Hi it’s Taryn! Welcome to Scirens’ Selects: A new monthly post from Scirens that highlights web sites, articles and videos from around the internet that has tickled our #STEM and #STEAM enthusiastic brains and tugged at our heart strings. And just to note, one Sciren will post each month so the content will be unique to each of us — reflecting our different tastes, voice and passion. We will also be creating a master list of all our favorite STEM and STEM in entertainment sites. Please feel free to share your own favorite ones in the comments or on twitter!
- HOW DIVERSITY MAKES US SMARTER: by Katharine Phillips, Scientific American Oct 2014.
Yes it’s an article from 2014, but the topic is very 2016. Diversity and it’s sister equality in STEM (as in Hollywood) is a hot talking point and an even more important issue. Jennifer Lawrence and Emma Watson may get a bit more press for their stance on the topic but I found this article to be eye opening as it took a quantitative, scientific approach to diversity and looked specifically at scientific papers published over the past 30 years and how the diversity of authorship accounted for impact factors. The article shares how diversity (inclusion, equality) is not just the right thing to do, but it betters us.
2. THE NEW WOMEN OF NASA: by Steven Devadanam, Houstonian May 2016
A phenomenal piece on the four women in NASA’s Astronaut Class of 2013. This could very well be the team that goes to Mars. The resumes of these women are mind boggling and brilliant — they are all multi-hyphenate pilots, engineers, scientists and survivalists. Two are also mothers. They seem like real life MacGyvers, if he could fly fighter jets. They come across as self-assured and confident, focused and determined on their momentous task at hand yet humbled by their position. I couldn’t imagine better role models for our civilization.
3. ELON MUSK CODE CONF INTERVIEW: Re/code
Speaking of space, I’m sure you’ve heard the sound bites about Mars and ‘we live in a video game’ from Re/code founders Walt Mossberg and Kara Swisher’s interview with Elon Musk. But it’s really worth the full watch. Why? Primarily, because he covers a vast array of topics, from Mars to neural implants, but more interestingly, you have the opportunity to see the way a brilliant man thinks. He doesn’t offer many sound bite answers, he really does think and analyze along the way and I felt like I had a peak inside of how his brain works. You also have to appreciate the depth and breadth of his knowledge — in order to give a physics lesson in orbital velocity to articulating a macro economics view on resting rockets and the landscape of self-driving cars. But he shares his vast knowledge without a lot of the hubris that most ‘visionairies’ exude when speaking in public. They usually radiate this certainty of self. Elon seems only to be certain of what can be done.
4. THE MAN HAD NO IDEA HIS MIND WAS BLIND — BBC Future May 2016
Speaking of unique brains, meet 42 year Phillip, a man who just discovered that he isn’t like most people: he can’t picture anything in his mind. He has a condition called Aphantasia. In a nutshell, he has no ‘mind’s eye’. Even though I am a copious reader of neuroscience news, I was uniquely fascinated by this piece. Visual imagination is something that is crucial to who I am and what I do. I use it on a daily basis for writing, for acting, for meditating, remembering where I left my phone. There is a visual trove of data up in my noggin, and the stories I write come to me in images. So what if my brain, your brain couldn’t do that. How would it compensate. Because it always does. So people with the condition describe being able to live more in the now, not able to dwell on the past or fixate on the future as it’s abstract. This is a compelling way to live as well.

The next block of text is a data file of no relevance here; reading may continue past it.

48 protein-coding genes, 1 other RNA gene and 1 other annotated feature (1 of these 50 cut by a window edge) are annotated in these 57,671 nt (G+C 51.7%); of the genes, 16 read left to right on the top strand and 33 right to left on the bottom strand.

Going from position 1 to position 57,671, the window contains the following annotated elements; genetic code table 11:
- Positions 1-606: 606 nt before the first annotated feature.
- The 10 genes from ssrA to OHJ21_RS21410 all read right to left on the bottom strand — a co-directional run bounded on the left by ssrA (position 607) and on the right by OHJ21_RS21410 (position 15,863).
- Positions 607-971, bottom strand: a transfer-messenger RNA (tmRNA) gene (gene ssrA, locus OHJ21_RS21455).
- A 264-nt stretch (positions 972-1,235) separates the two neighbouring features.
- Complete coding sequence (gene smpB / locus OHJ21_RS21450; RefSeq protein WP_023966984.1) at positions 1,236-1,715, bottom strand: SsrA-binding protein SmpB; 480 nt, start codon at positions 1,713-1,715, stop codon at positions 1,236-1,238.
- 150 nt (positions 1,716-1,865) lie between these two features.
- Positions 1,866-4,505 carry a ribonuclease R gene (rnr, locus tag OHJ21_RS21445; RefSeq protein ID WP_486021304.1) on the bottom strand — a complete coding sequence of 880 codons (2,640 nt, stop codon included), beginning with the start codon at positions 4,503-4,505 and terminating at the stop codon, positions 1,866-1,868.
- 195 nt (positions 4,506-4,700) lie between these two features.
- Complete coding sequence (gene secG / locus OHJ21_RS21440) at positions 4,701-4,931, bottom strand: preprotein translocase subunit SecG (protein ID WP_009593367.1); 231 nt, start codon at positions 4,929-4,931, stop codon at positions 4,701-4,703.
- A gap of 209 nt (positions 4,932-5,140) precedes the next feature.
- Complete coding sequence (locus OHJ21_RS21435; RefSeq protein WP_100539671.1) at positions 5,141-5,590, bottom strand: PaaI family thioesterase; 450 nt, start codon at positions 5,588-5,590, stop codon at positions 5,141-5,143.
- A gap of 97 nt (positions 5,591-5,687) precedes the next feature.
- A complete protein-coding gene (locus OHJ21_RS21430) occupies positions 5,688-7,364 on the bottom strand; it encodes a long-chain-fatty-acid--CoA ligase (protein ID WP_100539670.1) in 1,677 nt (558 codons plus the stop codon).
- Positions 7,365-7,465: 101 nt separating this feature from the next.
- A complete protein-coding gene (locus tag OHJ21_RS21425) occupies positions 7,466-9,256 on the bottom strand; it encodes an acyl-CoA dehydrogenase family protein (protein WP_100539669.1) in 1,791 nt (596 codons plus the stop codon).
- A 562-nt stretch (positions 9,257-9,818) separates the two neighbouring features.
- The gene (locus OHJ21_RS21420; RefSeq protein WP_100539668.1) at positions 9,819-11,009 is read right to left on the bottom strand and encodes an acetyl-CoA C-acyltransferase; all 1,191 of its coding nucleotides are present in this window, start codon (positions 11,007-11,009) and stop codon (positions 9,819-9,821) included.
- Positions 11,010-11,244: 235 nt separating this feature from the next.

5. SCIENCE IS INFECTIOUS WITH YOUTUBE’S VERITASIUM: Live Science, June 2016
As Scirens we’re always excited when our science journalist and communicator friends get featured. These folks has Masters and Doctorates who chose to be the gateways between science and the general public. We aspire to help amplify their reach. If you’re looking for some entertaining and educational science videos, YouTube is actually the place to head! There are a number of creatively executed series — and one of our favorites from Derek Muller (@Veritasium) was featured on Science website Live Science. Check it out and then subscribe to his channel — well worth it.
6. THE METALLIC MUSE: Fashion’s Scifi Obsession: NY TIMES STYLE June 2016
I’ve been fascinated by the idea of humans as cyborgs ever since watching Amber Case’s TED Talk. Elon also brought it up in the above interview. So it was interesting to stumble across this well written piece in the NY Times Style Magazine that shed light on fashion’s emerging embrace of scifi style and tech, culminating in this year’s Manus x Machina MET BALL. The piece touches on some of my favorite movies (BLADE RUNNER, MAD MAX) and on “our conflicted relationship with machines and technology. And femininity”. It’s a ‘STEAMy’ read.
7. PROJECT SCIENTIST: 2016 STEM Camps for Girls
This STEM program is geared towards girls aged 4-12. They have programs in Charlotte, Pasadena and LA. We met the founder of the program at a Geena Davis Institute for Gender in Media (@GDIGM) event and she is passionate about exposing girls to the wonders of STEM and championing STEM ed. There are currently some spots still available in the Los Angeles program.
That’s it for now, but will have our page of suggestions coming up shortly — in the meantime… here’s some other digital science destinations that we love:
Talk Nerdy podcast with Cara Santa Maria
Bad Astronomy blog from Phil Plate
Physics Cocktail (A physics week in review) from Jennifer Ouellette
Nerdist’s Because Science (science in today’s entertainment) from Kyle Hill
Hope you enjoyed the post and share the articles if you liked them — stay curious!